Don’t tell anyone when I am coming home or anything. I am going to disconnect the phone when I get home.
I will tell you about all the things people have been doing for us when I get home.
I am as well as can be.
Listen, I may come home late Tuesday night, I don’t know. I think that I shall.
Won’t write anymore now.
Don’t fix that big dinner till I get home and tell you when I feel like eating it.
With heaps of love,

By May 15, all of the Soldiers of the 151st Machine Gun Battalion had been discharged and begun their final journey home.[v]

The Battalion History of the 151st MGB, written in 1919 summarized the unit’s 18 months of overseas service during which time the battalion was in contact with the enemy for 167 days and within enemy artillery range for 194 days. The 151st MGB established headquarters in 77 different locations, conducted movement by rail six times and marched approximately 1,200 kilometers. After serving in ten separate engagements the battalion served as part of the American Army of Occupation in Germany for 140 days. From March 1 to November 11, 1918 the battalion suffered 57 killed in action or mortally wounded, 385 wounded and one missing in action. Nine Soldiers died of disease or non-battle related injuries bringing the battalion's total losses to 452 casualties. Originally composed exclusively of Georgia Guard Soldiers with an authorized strength of 581 officers and men ultimately 1,237 Soldiers served in the battalion. Only 236 of the original Georgia Soldiers returned with the battalion.[vi]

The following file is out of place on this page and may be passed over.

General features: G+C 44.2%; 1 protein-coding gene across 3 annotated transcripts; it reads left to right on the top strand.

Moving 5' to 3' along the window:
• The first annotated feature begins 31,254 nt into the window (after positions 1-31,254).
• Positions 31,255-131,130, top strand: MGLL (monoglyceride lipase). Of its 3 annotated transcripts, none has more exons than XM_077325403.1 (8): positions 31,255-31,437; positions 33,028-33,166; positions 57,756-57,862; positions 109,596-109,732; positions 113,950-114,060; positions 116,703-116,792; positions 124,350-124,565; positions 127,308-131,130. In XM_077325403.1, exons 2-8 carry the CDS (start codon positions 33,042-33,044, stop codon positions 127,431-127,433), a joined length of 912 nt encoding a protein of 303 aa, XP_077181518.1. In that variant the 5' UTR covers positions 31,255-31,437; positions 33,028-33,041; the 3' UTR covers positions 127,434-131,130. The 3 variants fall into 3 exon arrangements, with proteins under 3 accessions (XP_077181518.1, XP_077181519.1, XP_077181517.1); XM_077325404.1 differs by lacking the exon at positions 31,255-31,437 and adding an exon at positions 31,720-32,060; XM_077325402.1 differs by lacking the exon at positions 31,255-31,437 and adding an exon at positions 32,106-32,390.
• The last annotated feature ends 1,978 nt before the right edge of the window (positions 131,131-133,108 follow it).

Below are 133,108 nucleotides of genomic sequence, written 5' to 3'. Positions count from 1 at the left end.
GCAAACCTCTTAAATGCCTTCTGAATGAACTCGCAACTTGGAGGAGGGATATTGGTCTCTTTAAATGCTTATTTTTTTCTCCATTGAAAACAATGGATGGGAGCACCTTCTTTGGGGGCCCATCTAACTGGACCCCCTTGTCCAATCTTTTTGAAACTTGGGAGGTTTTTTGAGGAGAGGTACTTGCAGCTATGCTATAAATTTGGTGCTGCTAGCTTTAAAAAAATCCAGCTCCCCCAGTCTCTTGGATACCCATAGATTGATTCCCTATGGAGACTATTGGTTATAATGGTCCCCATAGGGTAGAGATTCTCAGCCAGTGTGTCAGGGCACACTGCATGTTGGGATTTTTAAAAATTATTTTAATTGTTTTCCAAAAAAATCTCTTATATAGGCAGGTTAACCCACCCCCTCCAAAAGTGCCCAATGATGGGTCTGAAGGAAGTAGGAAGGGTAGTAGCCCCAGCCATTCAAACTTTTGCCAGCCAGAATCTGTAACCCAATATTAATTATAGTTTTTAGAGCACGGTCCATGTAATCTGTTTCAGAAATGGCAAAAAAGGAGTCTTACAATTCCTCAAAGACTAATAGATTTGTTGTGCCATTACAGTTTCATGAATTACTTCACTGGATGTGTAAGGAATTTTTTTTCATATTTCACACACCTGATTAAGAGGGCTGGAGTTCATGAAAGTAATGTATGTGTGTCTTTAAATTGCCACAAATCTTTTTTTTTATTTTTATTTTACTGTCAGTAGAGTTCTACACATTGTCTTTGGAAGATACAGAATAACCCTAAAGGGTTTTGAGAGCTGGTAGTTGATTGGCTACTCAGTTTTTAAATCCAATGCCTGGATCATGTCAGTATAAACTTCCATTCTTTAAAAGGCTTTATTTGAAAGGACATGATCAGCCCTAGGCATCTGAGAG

Burton and his longtime friend Sgt. Ed Williamson returned to Monroe, Ga. almost 20 months after they set out together with Company H, 2nd Georgia Infantry bound for the Mexican border. When Privates Burton and Williamson left in 1916, Gober’s brother Frank had written that they would return “loaded down with glory.” When they came home in 1919, they returned as non-commissioned officers in one of the most storied divisions of the war. But by then, Burton was long past his boyhood dreams of medals and parades. He moved back in with his parents, and as in 1916, pondered whether to seek employment or enroll in college. By September he informed his family of his decision.